The positions can be assigned using basic addition and subtraction. If you are not able to position it while placing it, no worries, you can move it around later.
The main body should be made first, so all other parts can be placed on top of it. The other parts will definitely be positioned outside of the cuboid, so the minimum measure will be the box dimension itself. For example: The buttons to be placed on the front side will be 50 units in the positive direction along the front, considering the back is placed at 0 units. Similarly in other directions respectively.
You can try making the model on your own first, or try out the tutorial by following this link: Speaker Tutorial Link
Example 2: Bowling Pins
You can refer to the actual pin measurements directly.
How to Design
The cross-sectional radius at certain heights is decided. The loft tool can be used to make the model.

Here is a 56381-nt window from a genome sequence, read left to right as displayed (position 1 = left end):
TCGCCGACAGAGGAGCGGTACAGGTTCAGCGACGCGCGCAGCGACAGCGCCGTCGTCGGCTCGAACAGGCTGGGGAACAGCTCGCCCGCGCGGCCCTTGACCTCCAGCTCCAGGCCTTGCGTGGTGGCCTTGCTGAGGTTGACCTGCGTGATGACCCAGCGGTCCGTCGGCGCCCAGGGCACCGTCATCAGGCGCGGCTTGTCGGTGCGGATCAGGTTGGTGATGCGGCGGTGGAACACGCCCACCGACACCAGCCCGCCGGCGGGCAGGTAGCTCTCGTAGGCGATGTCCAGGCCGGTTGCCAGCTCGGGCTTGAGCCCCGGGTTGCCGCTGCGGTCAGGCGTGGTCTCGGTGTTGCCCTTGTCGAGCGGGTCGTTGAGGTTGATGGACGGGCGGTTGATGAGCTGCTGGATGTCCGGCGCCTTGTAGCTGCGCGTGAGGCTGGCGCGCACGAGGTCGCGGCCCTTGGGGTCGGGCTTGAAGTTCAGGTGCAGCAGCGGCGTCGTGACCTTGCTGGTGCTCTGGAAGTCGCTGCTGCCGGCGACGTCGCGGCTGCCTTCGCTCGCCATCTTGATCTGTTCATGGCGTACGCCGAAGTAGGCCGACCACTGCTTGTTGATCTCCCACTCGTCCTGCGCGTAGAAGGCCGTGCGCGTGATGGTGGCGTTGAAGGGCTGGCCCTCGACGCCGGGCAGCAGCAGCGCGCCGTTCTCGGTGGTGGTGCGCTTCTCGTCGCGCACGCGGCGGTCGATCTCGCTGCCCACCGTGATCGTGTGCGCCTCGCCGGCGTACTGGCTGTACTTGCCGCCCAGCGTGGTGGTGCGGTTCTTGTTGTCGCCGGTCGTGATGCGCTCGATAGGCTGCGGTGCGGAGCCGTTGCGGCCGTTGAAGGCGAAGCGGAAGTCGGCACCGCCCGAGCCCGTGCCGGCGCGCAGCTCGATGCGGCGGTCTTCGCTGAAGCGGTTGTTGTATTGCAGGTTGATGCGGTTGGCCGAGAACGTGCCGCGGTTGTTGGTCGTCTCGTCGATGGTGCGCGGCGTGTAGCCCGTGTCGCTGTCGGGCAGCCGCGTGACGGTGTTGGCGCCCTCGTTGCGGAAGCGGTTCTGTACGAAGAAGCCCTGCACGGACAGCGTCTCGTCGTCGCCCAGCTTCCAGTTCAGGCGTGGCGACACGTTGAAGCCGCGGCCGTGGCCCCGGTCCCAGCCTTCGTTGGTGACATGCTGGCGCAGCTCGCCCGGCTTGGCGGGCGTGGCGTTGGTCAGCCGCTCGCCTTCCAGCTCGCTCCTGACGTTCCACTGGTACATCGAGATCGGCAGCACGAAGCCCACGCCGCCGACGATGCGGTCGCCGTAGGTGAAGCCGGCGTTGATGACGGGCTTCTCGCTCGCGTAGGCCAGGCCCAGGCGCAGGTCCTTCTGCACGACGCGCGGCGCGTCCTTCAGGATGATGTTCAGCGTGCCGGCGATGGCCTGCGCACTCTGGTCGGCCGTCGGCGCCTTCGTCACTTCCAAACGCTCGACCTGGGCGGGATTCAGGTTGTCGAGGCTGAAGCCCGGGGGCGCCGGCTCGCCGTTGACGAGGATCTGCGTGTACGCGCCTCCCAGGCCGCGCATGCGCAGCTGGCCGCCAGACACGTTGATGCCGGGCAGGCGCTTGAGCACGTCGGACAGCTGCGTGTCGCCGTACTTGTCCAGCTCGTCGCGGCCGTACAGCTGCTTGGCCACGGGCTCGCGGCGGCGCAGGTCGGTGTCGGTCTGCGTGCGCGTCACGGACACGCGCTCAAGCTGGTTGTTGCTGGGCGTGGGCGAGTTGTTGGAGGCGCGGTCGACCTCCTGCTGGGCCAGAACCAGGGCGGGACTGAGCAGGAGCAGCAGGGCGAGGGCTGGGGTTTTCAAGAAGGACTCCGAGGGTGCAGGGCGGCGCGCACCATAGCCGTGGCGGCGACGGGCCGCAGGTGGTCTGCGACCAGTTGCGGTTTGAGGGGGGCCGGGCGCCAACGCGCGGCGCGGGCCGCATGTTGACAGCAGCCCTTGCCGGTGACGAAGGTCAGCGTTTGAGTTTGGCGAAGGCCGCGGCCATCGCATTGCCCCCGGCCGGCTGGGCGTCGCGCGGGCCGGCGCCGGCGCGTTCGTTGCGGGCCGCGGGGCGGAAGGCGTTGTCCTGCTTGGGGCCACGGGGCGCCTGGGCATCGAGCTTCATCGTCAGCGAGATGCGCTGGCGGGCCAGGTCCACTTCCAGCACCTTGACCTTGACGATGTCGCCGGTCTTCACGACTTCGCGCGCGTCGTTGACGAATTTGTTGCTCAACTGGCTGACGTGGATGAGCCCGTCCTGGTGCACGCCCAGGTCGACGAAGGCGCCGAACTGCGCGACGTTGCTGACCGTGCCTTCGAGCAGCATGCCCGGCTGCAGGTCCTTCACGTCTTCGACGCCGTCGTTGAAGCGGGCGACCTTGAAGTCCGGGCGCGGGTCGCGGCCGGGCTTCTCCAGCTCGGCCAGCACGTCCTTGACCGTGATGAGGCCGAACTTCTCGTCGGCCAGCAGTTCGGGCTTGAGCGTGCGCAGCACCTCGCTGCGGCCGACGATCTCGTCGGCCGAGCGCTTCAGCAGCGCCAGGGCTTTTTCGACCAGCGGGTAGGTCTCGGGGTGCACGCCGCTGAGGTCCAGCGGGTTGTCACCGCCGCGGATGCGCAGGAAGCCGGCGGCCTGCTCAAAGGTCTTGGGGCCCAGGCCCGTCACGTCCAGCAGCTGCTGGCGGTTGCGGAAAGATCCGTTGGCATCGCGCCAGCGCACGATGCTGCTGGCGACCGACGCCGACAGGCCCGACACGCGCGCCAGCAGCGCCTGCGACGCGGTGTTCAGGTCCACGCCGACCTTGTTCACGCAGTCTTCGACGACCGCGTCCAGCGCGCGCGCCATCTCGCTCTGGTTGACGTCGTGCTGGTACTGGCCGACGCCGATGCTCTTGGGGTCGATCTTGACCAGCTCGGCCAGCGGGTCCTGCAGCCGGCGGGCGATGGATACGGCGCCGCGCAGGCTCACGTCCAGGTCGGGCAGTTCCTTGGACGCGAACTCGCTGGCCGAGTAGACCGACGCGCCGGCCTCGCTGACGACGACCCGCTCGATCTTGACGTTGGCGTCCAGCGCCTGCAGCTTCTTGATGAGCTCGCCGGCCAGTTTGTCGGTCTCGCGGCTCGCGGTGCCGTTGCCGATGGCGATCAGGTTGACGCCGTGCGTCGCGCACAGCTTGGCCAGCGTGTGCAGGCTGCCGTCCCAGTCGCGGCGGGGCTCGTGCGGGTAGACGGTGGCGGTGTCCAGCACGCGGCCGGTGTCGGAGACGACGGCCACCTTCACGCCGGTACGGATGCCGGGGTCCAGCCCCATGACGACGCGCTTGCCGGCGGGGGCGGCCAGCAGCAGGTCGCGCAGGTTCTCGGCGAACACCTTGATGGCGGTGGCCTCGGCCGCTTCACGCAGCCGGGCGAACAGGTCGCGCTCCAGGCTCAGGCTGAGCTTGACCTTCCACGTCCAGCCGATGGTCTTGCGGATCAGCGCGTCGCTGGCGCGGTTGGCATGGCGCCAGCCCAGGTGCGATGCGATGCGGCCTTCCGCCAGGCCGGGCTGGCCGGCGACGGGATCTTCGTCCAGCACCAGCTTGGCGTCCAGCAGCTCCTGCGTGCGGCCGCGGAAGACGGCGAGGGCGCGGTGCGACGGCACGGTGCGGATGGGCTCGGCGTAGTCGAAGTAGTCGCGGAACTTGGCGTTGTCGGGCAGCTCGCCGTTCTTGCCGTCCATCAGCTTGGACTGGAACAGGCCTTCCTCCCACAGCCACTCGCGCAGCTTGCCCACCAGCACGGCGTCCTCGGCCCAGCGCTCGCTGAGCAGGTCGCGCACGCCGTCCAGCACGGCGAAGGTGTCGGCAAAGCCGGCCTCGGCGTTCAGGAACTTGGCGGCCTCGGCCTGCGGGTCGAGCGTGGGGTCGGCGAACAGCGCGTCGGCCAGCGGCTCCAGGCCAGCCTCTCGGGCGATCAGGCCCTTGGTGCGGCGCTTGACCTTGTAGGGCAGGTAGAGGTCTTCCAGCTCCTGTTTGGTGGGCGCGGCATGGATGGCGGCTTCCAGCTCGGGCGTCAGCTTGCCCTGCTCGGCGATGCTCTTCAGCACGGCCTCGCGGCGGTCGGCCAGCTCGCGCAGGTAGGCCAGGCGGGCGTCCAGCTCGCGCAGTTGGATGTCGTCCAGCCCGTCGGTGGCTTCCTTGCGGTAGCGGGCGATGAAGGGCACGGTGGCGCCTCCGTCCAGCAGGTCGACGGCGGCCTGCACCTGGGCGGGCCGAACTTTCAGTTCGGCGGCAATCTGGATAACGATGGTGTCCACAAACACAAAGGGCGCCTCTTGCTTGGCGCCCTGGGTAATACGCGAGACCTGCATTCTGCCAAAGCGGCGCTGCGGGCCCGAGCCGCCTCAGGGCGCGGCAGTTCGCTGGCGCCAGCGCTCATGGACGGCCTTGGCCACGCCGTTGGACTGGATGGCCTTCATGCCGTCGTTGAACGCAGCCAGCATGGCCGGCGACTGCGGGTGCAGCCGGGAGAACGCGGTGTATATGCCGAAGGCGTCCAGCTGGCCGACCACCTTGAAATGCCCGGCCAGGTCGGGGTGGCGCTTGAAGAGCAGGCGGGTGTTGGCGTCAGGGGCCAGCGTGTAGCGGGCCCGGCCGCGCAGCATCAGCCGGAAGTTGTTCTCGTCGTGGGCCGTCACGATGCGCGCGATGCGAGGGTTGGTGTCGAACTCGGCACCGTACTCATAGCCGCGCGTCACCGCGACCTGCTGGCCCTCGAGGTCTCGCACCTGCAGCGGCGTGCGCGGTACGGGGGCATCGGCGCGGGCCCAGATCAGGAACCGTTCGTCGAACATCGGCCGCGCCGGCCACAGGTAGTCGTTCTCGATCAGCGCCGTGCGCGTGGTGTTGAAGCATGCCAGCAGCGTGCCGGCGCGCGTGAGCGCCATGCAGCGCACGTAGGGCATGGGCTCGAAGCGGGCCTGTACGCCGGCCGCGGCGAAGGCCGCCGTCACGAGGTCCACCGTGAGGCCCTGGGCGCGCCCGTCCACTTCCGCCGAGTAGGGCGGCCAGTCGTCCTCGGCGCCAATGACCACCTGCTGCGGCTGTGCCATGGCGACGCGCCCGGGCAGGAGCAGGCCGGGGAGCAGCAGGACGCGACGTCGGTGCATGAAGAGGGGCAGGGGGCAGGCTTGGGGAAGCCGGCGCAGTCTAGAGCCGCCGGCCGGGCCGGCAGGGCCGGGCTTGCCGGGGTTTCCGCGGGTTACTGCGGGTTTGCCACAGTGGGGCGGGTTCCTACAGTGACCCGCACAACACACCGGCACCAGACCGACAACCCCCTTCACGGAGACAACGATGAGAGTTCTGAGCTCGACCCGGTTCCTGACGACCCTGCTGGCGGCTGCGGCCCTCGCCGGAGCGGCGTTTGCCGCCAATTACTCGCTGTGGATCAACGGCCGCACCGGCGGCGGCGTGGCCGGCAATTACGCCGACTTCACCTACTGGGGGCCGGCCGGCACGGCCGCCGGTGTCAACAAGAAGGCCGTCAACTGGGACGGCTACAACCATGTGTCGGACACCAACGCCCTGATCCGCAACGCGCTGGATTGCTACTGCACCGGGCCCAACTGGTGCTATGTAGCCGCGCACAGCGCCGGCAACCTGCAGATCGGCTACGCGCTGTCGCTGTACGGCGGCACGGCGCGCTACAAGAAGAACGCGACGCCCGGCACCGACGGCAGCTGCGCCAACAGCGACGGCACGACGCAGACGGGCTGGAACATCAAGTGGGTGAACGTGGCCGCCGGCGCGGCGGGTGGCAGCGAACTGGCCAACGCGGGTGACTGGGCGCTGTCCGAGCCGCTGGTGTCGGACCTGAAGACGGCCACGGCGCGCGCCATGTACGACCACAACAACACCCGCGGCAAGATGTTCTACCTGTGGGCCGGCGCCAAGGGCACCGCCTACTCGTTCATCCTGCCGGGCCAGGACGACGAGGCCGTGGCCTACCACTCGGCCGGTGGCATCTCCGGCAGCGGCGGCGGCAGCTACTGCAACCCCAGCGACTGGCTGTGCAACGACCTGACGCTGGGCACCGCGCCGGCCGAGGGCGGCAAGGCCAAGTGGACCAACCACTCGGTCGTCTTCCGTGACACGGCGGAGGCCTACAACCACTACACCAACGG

To make the circles for the loft, the 3D sketch tool can be used for offsetting the plane as required. The circles at different heights can be made with ease. The bowling pin is quickly made ready because the measurements are available.
Now, you can play around with the placement and arrange them up. Remember the default origin is placed at the center of the bottom of the pin. You can change it in the advanced settings. Note that the area covered by the base itself is 22 units from the origin on all sides, and the maximum radius is 46. The next pin should be placed taking these measurements into consideration. If it is placed 46 units away from the previous, they will just touch each other. Thus, they need to be placed at a distance of more than 46 units.
Enjoy powerful modelling, rendering, and 3D printing tools without the steep learning curve.